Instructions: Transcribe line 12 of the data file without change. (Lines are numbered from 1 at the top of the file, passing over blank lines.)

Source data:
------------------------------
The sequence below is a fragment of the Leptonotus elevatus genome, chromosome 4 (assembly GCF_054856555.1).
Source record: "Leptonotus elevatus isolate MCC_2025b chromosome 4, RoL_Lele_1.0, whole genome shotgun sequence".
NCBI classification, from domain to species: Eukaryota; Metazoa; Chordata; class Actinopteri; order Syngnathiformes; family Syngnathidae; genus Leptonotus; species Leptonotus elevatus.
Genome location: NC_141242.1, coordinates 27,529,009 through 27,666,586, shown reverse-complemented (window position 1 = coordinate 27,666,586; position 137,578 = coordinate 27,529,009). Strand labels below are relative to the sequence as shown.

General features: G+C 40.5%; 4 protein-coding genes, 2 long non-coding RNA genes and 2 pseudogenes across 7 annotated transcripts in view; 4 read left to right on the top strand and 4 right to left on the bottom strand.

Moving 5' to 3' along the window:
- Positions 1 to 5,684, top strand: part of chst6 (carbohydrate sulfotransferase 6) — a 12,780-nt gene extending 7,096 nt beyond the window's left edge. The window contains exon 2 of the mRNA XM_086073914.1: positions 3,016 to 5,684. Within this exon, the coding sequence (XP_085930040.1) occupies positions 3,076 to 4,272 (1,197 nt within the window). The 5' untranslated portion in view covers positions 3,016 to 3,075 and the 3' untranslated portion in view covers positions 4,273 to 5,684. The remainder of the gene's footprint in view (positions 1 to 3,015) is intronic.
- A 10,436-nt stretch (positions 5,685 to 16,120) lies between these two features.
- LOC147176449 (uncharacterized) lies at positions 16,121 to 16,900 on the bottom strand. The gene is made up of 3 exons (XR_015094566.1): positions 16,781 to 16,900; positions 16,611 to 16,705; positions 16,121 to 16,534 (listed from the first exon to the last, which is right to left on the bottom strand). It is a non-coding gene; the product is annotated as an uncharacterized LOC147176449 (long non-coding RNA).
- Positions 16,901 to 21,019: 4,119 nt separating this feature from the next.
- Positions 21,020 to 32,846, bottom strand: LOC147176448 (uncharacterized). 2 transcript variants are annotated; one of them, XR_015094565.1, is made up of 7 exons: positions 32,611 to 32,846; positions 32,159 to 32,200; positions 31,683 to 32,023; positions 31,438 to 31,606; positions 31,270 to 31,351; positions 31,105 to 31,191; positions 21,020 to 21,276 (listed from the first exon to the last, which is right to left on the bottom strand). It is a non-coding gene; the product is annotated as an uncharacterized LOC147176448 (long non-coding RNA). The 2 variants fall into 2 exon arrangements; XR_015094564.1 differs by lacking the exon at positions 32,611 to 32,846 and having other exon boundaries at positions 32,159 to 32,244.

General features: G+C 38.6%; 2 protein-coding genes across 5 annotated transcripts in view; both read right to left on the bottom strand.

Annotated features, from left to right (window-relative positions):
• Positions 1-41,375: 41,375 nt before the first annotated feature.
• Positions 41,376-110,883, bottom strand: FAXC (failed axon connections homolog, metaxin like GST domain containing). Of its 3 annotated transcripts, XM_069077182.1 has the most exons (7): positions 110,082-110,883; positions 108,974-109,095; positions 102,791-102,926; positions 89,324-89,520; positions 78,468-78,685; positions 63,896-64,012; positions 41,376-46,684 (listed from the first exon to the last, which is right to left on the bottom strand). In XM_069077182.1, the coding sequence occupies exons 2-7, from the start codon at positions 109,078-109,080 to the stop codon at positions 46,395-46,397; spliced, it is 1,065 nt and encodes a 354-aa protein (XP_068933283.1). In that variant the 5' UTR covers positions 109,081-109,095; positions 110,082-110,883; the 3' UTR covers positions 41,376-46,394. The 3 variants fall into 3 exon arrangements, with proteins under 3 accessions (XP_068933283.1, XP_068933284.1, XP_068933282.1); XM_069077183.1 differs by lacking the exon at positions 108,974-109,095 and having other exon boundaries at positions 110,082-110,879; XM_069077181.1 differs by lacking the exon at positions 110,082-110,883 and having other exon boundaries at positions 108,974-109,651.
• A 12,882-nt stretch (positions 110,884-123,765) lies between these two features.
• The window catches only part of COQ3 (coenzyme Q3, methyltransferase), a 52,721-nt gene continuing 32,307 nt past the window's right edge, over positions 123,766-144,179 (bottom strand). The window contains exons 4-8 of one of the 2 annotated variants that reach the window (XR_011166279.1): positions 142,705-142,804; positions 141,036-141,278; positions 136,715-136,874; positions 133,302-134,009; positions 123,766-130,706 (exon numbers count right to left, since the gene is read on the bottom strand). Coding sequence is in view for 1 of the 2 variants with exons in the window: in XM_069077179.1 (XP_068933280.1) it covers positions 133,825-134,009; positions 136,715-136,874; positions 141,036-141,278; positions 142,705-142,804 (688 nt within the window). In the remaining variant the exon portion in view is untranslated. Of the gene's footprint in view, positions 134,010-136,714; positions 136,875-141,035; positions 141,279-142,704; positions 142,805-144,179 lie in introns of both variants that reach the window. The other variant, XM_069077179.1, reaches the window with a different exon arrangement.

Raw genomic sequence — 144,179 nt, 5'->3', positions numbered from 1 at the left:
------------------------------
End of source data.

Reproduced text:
General features: G+C 38.6%; 2 protein-coding genes across 5 annotated transcripts in view; both read right to left on the bottom strand.